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A Bad Experience With Insurance: A Case Study

By: Tracy Wilkinson - Updated: 31 Mar 2013 | comments*Discuss
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The growth of insurance in various areas is one of the great business success stories seen in recent years. Most of us have insurance of some sort of another whether it be mandatory, such motor insurance when you want to drive a vehicle or optional - such as home contents or travel insurance. But do you really know what you're paying for?

Why Do So Many Of Us Buy Insurance?

Insurance-sellers often like to play on the fact that in some ways, we live in a fear-led society - 'you never know what is around the corner' is the angle that most insurance company marketing campaigns tend to go for.

They capitalise on the fact that people are afraid of what 'might' happen and are therefore willing to pay a little now to offset a major financial difficulty in the future. In other words, "just in case."

Getting What You Pay For

As insurance spread into different areas, such as pets, weddings, private medical and payment protection, policies grew more and more varied and in some cases, much more complicated and difficult for people to understand.

This is why it is always really, really important that you read through the terms of your insurance policy and make sure that you are getting what you think you are paying for. Here are a couple of case studies that show what problems you can get into.

Case Studies: Travel

Sam, 25 was going on holiday to Turkey. She arranged everything over the internet and booked her accommodation and flights separately, rather than using a tour operator. She signed up for a travel insurance policy using a price comparison website, and she believed that she had requested a policy which would cover her for medical problems if she was to fall ill abroad.

This was very probably the case, however, when she broke her leg on a local boat trip, she was entitled to treatment using her free E111 card (issued free of charge for UK nationals travelling abroad). She wasn't covered, however, for the cost of her missed flight home, or the expense she incurred staying in hospital for several nights past the end date of her holiday.

She also had to fork out for expensive taxi costs to eventually get her to the airport as she couldn't use public transport and she'd missed the transfers she arranged originally. All in all, Sam ended up paying just short of £2000 for a spell of bad luck and the fact that she didn't check her policy properly and check that it covered the cost of getting home should she be taken ill or be injured.

Case Studies : Pets

Danielle had just lost a young cat to a hereditary illness when she decided to get two new kittens, After paying such a high cost to treat her previous pet, Robin and Rosie were checked over by a vet when they were 12 weeks old and subsequently insured. When the kittens were 4 years old, Robin was diagnosed with a thyroid problem - which meant that he would need to take medication every day for the rest of his life.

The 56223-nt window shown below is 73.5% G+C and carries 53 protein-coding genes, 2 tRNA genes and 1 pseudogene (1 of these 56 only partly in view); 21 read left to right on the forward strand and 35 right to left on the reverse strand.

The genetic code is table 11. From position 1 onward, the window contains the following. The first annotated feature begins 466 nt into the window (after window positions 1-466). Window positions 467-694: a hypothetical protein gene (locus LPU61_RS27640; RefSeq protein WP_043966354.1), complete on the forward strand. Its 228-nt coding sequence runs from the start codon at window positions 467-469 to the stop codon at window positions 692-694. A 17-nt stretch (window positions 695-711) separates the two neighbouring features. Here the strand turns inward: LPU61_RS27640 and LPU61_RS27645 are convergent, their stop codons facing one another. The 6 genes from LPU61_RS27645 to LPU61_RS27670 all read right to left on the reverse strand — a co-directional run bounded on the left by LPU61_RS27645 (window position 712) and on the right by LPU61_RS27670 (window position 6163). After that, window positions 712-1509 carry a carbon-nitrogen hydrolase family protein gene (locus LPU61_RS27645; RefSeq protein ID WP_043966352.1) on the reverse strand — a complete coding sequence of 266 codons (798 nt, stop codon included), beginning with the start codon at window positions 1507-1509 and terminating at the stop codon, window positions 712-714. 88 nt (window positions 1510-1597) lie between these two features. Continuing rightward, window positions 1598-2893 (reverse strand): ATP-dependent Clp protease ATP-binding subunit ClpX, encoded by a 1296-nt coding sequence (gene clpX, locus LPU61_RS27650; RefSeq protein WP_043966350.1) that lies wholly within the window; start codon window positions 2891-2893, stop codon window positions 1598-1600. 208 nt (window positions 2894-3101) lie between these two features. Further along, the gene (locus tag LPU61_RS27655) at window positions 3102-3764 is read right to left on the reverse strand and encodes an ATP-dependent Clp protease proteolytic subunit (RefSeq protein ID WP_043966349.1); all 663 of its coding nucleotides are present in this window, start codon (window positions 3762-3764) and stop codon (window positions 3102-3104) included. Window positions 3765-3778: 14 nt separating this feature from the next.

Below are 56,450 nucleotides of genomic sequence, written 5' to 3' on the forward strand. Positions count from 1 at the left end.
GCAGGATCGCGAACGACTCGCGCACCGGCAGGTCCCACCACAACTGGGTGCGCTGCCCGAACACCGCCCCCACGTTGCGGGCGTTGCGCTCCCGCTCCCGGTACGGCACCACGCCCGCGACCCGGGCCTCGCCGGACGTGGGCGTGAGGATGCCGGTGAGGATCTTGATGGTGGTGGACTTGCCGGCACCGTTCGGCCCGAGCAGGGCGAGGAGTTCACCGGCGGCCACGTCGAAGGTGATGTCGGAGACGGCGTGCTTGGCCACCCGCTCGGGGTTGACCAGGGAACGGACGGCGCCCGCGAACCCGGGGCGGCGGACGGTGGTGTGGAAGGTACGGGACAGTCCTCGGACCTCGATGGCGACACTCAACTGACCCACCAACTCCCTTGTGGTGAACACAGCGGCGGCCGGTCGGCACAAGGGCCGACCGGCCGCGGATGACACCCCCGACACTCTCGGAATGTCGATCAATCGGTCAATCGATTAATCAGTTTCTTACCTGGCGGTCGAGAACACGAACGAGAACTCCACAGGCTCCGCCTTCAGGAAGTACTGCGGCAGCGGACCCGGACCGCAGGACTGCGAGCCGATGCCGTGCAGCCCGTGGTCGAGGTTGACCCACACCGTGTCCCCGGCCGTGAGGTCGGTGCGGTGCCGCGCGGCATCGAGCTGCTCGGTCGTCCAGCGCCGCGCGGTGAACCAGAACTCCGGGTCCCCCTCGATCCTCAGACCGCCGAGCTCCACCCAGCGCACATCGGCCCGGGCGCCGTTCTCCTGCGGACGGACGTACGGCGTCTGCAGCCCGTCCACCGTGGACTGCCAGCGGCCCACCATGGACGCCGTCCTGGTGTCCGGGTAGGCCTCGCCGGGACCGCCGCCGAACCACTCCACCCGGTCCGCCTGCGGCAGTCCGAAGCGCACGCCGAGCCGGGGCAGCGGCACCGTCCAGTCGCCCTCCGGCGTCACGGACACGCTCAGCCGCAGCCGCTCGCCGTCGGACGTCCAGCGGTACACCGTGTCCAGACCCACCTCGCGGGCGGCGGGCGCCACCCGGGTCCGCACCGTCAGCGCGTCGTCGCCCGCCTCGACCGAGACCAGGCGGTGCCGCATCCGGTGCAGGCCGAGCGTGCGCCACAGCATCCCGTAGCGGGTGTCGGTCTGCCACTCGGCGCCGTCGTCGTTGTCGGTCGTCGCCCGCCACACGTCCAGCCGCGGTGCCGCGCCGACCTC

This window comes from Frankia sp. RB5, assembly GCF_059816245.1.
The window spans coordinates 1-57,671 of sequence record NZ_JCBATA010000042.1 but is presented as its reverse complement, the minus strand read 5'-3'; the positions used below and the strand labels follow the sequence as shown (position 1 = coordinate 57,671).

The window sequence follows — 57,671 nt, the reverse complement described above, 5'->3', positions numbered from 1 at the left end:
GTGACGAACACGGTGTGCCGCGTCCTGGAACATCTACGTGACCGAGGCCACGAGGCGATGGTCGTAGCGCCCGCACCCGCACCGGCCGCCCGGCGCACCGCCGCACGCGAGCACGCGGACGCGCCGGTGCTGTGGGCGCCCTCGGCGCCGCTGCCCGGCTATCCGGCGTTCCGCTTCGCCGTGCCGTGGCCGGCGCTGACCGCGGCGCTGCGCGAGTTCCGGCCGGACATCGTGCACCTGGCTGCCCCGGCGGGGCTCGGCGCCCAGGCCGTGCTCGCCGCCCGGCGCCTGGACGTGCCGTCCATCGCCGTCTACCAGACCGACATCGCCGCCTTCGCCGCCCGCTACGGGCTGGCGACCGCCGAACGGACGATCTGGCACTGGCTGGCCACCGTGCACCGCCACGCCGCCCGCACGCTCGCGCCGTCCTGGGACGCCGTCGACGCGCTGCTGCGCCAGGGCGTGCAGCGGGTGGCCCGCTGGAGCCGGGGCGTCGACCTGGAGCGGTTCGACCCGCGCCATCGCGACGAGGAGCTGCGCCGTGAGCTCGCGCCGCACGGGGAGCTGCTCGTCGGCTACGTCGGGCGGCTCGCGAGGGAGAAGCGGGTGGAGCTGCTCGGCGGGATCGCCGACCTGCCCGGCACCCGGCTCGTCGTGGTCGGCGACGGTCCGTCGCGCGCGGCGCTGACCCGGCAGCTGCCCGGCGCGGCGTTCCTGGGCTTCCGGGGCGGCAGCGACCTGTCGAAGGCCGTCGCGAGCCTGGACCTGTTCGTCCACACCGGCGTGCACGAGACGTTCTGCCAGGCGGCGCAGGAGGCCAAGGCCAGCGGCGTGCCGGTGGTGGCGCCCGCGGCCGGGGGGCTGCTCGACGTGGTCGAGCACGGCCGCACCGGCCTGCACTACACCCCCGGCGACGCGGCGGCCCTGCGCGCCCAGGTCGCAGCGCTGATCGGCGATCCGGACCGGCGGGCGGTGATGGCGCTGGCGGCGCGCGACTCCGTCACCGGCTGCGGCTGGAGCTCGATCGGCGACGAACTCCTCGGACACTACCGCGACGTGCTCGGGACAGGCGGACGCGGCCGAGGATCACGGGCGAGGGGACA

The insurers paid out for all of the tests that Robin needed and for the cost of his medicine. However, as anyone with pets will tell you, Vets bills are rarely inexpensive and soon the cost of the initial diagnosis and first few courses of medication had passed £2000. The payments stopped from the insurers, and when pointed towards her pet insurance policy, Danielle discovered that Robin's treatment had reached a price 'cap' on payments for one single accident or condition (In this case it was £2000 but it can be any amount specified in the policy).

Not only that, but she also found out that as Robin's condition had been diagnosed, it was now classed as a 'pre-existing' condition, meaning that when her policy was renewed after the 12 month period was up, Robin's thyroid problem would not be covered and she would have to fork out for that separately. Even if she decided to go somewhere else, she would still have to disclose Robin's condition, so she wouldn't be able to get any financial relief for it.

Case Studies : Home Insurance

Matthew had decided to change his home insurer so he could get a better deal on both his 'bricks and mortar' insurance and his home contents. Being a keen photographer, he wanted to get his new digital SLR camera insured for an individual item amount of £1000 in case any damage came to it. He put this into his insurance quote online, and when he got the papers through, he signed and sent them back.

A few months later, Matthew's dog ran past him as he was extracting some photographs onto his laptop, crashing both the camera and the laptop to the floor. Matthew wasn't worried and rang his new insurer to tell them what had happened and was dismayed to find that he was indeed insured for both accidental damage and also individual item insurance for the camera, but only under the 'bricks and mortar' part of the insurance.

This means that if the house was destroyed, for example by fire, then Matthew would get £1000 back to replace his camera. As this would be a claim under the Home Contents part of the policy, he was entitled to nothing for either the laptop or the camera.

These case studies should be a good indicator as to why it is so important to read the small print on any insurance policy that you take out, whether it is done online, over the phone or by filling out a form and sending it away. Insurance can help incredibly when things go wrong, but if you think you've protected yourself and find out you haven't, it can make things so much more difficult to cope with.

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